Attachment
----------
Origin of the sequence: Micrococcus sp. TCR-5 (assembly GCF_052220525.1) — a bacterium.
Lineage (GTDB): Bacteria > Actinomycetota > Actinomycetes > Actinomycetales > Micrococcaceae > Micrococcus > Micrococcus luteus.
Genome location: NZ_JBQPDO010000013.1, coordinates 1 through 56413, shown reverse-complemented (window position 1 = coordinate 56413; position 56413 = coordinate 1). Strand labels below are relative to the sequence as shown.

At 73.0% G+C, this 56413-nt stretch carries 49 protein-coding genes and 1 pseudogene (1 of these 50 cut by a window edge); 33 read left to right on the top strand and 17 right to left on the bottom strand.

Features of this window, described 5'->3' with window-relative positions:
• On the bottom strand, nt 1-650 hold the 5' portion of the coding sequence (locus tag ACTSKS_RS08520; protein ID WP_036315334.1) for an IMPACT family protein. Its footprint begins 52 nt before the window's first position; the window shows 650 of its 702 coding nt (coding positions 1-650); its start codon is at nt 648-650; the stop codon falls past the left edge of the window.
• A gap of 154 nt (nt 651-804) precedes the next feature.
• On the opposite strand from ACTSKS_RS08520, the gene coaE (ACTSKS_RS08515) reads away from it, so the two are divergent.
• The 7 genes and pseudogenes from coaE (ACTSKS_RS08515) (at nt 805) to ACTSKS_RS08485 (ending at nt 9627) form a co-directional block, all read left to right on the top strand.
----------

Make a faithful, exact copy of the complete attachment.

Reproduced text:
Origin of the sequence: Micrococcus sp. TCR-5 (assembly GCF_052220525.1) — a bacterium.
Lineage (GTDB): Bacteria > Actinomycetota > Actinomycetes > Actinomycetales > Micrococcaceae > Micrococcus > Micrococcus luteus.
Genome location: NZ_JBQPDO010000013.1, coordinates 1 through 56413, shown reverse-complemented (window position 1 = coordinate 56413; position 56413 = coordinate 1). Strand labels below are relative to the sequence as shown.

At 73.0% G+C, this 56413-nt stretch carries 49 protein-coding genes and 1 pseudogene (1 of these 50 cut by a window edge); 33 read left to right on the top strand and 17 right to left on the bottom strand.

Features of this window, described 5'->3' with window-relative positions:
• On the bottom strand, nt 1-650 hold the 5' portion of the coding sequence (locus tag ACTSKS_RS08520; protein ID WP_036315334.1) for an IMPACT family protein. Its footprint begins 52 nt before the window's first position; the window shows 650 of its 702 coding nt (coding positions 1-650); its start codon is at nt 648-650; the stop codon falls past the left edge of the window.
• A gap of 154 nt (nt 651-804) precedes the next feature.
• On the opposite strand from ACTSKS_RS08520, the gene coaE (ACTSKS_RS08515) reads away from it, so the two are divergent.
• The 7 genes and pseudogenes from coaE (ACTSKS_RS08515) (at nt 805) to ACTSKS_RS08485 (ending at nt 9627) form a co-directional block, all read left to right on the top strand.